If n=1 then we recover a first-degree polynomial, which is linear. The formula gives \(f(x)=\sum_{i=0}^1 a_i x^i = a_0 + a_1 x\).

In general, if we want to interpolate a set of data using an nth degree polynomial, then we must determine n+1 coefficients, \(a_0 \ldots a_n\). Therefore, we require n+1 points to interpolate using an nth degree polynomial.

The equations that must be solved are given as \[ \left[\begin{array}{ccccc} 1 & x_{1} & x_{1}^2 & \cdots & x_{1}^{n}\\ 1 & x_{2} & x_{2}^2 & \cdots & x_{2}^{n}\\ \vdots & \vdots & \vdots & \cdots & \vdots \\ 1 & x_{n+1} & x_{n+1}^2 & \cdots & x_{n+1}^{n} \end{array}\right] \left(\begin{array}{c} a_{0}\\ a_{1}\\ \vdots\\ a_{n} \end{array}\right) = \left(\begin{array}{c} y_{1}\\ y_{2}\\ \vdots\\ y_{n+1} \end{array}\right) \]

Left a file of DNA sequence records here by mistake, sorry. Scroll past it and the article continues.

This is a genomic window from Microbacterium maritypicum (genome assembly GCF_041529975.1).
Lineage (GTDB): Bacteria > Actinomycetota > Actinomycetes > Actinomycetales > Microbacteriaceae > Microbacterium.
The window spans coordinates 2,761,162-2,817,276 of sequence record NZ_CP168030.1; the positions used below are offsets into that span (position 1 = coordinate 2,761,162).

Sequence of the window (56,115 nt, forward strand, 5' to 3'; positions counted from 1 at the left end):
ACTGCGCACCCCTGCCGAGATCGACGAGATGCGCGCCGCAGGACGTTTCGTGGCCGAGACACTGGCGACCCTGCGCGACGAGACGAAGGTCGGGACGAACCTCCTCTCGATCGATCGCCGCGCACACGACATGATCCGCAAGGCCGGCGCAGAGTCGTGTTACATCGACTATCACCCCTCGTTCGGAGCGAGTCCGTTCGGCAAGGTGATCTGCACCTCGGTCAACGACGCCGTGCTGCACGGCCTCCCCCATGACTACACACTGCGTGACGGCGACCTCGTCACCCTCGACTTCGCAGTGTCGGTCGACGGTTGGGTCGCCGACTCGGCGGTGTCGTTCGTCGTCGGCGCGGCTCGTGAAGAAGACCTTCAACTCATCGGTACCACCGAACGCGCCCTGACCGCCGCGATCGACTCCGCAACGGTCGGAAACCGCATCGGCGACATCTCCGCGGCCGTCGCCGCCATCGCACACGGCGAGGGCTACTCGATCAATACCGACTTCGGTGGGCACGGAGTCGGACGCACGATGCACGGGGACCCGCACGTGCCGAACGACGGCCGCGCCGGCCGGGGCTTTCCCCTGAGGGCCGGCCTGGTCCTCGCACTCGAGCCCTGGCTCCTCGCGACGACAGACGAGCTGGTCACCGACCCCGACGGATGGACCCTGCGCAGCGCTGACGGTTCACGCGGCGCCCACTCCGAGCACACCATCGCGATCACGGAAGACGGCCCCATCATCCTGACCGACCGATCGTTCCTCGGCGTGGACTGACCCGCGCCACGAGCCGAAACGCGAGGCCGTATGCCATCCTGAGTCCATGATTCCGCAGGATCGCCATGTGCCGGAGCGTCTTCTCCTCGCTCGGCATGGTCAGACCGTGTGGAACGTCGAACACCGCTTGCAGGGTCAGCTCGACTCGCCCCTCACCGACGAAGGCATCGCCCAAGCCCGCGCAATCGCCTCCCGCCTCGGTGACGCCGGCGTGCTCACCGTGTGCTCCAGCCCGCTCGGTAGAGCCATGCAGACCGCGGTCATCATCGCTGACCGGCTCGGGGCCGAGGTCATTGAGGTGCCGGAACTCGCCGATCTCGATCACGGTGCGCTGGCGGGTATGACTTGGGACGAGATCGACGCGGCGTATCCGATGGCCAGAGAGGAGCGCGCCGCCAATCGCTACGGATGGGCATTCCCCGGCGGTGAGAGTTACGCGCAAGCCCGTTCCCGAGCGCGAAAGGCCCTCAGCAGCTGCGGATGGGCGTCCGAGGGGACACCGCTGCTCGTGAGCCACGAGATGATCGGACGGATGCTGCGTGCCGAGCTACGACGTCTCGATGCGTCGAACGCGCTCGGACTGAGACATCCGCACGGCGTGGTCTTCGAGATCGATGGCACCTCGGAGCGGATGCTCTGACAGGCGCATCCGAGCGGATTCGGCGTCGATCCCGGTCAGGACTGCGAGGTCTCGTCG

Solving these equations provides the values for the coefficients, \(a_0 \ldots a_n\). Once we know these coefficients, we can evaluate the polynomial at any point.


Example

Using a third degree (cubic) polynomial and the data in the table above, approximate the density of air at 50 °F and 300 °F.

A third degree polynomial (cubic polynomial) has four coefficients, \(a_0, \, a_1, \, a_2, \, a_3\). To determine these coefficients we require four equations. Assuming that we have four observations for \(\rho(T)\), the equations to be solved are: \[ \begin{align} \rho_1 &= a_0 + a_1 T_1 + a_2 T_1^2 + a_3 T_1^3 \\ \rho_2 &= a_0 + a_1 T_2 + a_2 T_2^2 + a_3 T_2^3 \\ \rho_3 &= a_0 + a_1 T_3 + a_2 T_3^2 + a_3 T_3^3 \\ \rho_4 &= a_0 + a_1 T_4 + a_2 T_4^2 + a_3 T_4^3 \end{align} \]

Once we have solved these equations we have the polynomial coefficients and we can then evaluate the resulting polynomial at any temperature that we wish.